Archive for September, 2012

St. Ambrose

Patron of the Veneration of Mary

c. 340 – 397


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St. Basil the Great

Father of Eastern Monasticism

c. 329 – 379


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St. Gregory Nazianzen

The Theologian

The Christian Demosthenes

c. 329 – c.389


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St. Hilary of Poitiers

The Athanasius of the West

c. 315 – c.368


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 Gospel, Mark 7:31-37  Tyre and Sidon were cities on the Mediterranean coast and capitals of districts bordered by the Mediterranean on the west, the upper Jordan River on the east, and Galilee to the south.  Jesus and his disciples had followed the Jordan valley north of the Sea of Galilee into the regions of Tyre and Sidon, perhaps a time of vacation or retreat, where they had an encounter with a rather persistent Syrophoenician woman who had prevailed upon Jesus to heal her daughter (Mark 7:24-30).  Jesus and his troupe now return to the Sea of Galilee, but rather than following the western shore to Capernaum, they cross the Jordan River out of Galilee and follow the eastern shore through Bethsaida and on into the district of the Decapolis, a confederation of “ten cities” and their outlying areas. 

Jesus had been in that district previously, having cast an evil spirit out of a man and into a herd of pigs which then ran over a cliff and died (Mark 5:1-20).  Witnesses to Jesus’ power at that time begged him to leave their territory, afraid perhaps that the non-pork eating Jew Jesus was about to wipe out the entire pig population.  The fellow from whom the spirit had been cast out, however, “went off and began to proclaim in the Decapolis what Jesus had done for him” (Mark 5:20).  It may well have been his witness that encouraged people in this passage to bring the deaf-mute man to Jesus.

Why did Jesus heal in such a strange manner, sticking his fingers in the man’s ears, putting his spit on the man’s tongue, looking heavenward, groaning and shouting?  You would probably not go back to a doctor who used such healing techniques.  Such may well have been, however, the way healers of that day did things. The man to be healed probably considered it good technique.  Jesus had power to heal by his word alone, but faith in Jesus’ ability to heal was essential for that healing to take effect.  Recall how Jesus could not heal many people in his hometown of Nazareth due to their lack of faith.  The actions Jesus performed were apparently necessary for the deaf-mute to believe Jesus could really heal him.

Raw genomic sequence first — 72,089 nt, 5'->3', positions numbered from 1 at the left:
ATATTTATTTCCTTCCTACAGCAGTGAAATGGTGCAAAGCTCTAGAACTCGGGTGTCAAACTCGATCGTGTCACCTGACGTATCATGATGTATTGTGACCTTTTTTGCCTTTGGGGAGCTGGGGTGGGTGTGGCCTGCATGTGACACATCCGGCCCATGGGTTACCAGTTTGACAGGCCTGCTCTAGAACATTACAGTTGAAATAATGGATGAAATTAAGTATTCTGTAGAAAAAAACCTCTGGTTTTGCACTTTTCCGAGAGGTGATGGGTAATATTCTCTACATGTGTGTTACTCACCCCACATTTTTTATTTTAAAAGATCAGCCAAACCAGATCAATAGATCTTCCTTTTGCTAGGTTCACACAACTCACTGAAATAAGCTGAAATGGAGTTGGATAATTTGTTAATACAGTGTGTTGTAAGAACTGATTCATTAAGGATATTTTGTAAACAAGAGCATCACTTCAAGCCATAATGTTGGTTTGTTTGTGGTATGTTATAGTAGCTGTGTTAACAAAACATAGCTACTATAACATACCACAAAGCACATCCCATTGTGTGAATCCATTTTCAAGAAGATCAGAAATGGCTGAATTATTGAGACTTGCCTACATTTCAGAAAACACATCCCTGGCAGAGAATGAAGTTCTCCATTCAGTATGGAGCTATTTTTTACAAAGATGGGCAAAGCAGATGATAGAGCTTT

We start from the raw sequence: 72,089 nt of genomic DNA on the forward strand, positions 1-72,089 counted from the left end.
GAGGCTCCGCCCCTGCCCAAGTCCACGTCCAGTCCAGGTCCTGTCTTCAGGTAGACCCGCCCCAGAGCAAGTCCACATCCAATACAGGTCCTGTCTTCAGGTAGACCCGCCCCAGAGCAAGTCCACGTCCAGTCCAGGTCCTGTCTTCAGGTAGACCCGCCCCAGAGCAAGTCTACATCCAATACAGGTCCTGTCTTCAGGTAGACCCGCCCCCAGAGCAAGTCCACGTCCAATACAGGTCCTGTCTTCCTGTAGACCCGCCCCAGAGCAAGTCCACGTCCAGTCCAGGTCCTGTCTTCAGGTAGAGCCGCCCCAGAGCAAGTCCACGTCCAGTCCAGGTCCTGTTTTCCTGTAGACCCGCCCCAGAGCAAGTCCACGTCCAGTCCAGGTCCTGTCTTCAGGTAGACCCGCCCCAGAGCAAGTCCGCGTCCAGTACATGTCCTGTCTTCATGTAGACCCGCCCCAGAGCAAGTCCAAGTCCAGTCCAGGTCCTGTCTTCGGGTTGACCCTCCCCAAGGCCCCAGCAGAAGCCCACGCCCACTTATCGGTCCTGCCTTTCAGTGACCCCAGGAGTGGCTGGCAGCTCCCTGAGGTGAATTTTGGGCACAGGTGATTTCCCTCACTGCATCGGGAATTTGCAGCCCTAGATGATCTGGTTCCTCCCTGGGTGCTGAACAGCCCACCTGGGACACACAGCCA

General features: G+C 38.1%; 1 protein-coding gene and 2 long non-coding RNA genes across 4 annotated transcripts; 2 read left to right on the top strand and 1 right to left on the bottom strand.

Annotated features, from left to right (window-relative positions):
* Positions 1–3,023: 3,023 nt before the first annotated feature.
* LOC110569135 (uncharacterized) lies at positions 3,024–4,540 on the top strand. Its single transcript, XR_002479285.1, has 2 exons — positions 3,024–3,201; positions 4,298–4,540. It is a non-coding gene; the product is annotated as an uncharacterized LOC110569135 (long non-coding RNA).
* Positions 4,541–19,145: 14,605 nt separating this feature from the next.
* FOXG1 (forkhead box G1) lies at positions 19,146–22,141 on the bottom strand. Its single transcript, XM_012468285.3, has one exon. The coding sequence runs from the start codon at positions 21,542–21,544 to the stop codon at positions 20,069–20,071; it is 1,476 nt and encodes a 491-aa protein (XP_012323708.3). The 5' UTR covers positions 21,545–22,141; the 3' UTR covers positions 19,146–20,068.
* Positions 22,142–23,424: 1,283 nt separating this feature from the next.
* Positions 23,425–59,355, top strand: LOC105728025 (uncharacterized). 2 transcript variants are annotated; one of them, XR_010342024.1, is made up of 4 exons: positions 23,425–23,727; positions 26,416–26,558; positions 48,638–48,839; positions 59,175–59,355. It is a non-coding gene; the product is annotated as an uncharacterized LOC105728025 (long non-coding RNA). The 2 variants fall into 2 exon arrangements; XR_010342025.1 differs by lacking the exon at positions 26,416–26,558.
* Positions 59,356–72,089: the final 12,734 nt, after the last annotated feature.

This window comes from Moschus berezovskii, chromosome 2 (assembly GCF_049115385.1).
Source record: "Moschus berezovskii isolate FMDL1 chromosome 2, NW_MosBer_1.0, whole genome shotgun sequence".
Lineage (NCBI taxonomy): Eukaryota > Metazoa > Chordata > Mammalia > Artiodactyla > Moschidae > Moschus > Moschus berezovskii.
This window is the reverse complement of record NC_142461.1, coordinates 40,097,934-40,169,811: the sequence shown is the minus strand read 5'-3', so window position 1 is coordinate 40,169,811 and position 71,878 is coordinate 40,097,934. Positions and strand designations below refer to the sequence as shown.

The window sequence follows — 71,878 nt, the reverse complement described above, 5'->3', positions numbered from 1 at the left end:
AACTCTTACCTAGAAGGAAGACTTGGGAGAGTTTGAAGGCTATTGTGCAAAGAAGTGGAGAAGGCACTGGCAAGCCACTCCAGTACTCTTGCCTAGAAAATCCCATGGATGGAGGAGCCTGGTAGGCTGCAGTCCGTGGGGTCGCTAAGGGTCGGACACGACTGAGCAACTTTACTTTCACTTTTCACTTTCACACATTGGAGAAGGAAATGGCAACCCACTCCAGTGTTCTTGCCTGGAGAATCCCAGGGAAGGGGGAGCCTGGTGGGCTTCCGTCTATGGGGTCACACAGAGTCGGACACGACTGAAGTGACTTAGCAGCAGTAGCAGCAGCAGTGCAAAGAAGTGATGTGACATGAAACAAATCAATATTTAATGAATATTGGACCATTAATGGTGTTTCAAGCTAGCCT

Note the retention of the Aramaic word “ephphatha” in the gospel text along with the translation of the gospel into Greek and subsequently into other languages.  There are three other instances in the gospels where the Aramaic spoken by Jesus is retained, the others being “Abba”, “Talitha koum” and “Eloi, eloi, lema sabachthani”.  We don’t know why these phrases were retained in Aramaic, but their inclusion lends a certain force to the narrative of the actual accounts. 

Reading 1, Isaiah 35:4-7a  Isaiah received his prophetic call while at prayer in the temple of Jerusalem in 742 BC and prophesied in the southern kingdom of Judah during the reigns of Jotham, Ahaz and Hezekiah.  These were challenging years during which the northern kingdom of Israel fell to Assyria (722 BC).  Those Jews who escaped the Assyrians headed south into Judah where they sought refuge in towns and cities.  It is believed that in a matter of a couple years the population of Jerusalem more than doubled.  Although the two countries of Israel and Judah hadn’t always gotten along and had gone to battle against each other from time to time, they were sister countries in that the population of both countries was nearly 100% Jewish.  With the collapse of Israel, the crowding of her cities, the drain on supplies and resources, and the presence of the Assyrians just a handful of miles north of Jerusalem, Judah faced significant challenges.  In those troubled times, Isaiah challenged his king and countrymen to follow a path more pleasing to God if they were going to have the blessing of his protection.  In later chapters, the prophecies from Isaiah look the current challenges to a loss of God’s blessing but then a time of restoration.  This passage is from the prophecies regarding the time of restoration.  Jerusalem was, in fact, surrounded a few times by foreign armies, but it would be another 135 years until the nation of Judah would fall and her people be exiled to Babylon. 

Reading II, James 2:1-5  The letter of James focuses on the practicalities of not simply professing but living the faith.  James is concerned about how we are to relate to one another as Christian individuals and as a community.  We are not to show partiality for or against anyone, particularly not based on worldly standards of importance.

Isn’t it natural, however, to give special attention to people of influence, wealth and position?  If the pope or President Obama or Bill Gates were to be in attendance at Mass, we would certainly give them special attention.  Based on this reading from James, we should be aware of anyone new or visiting at Mass and show them the same respect as people of equal importance and worthy of the same attention as visiting civil dignitaries.

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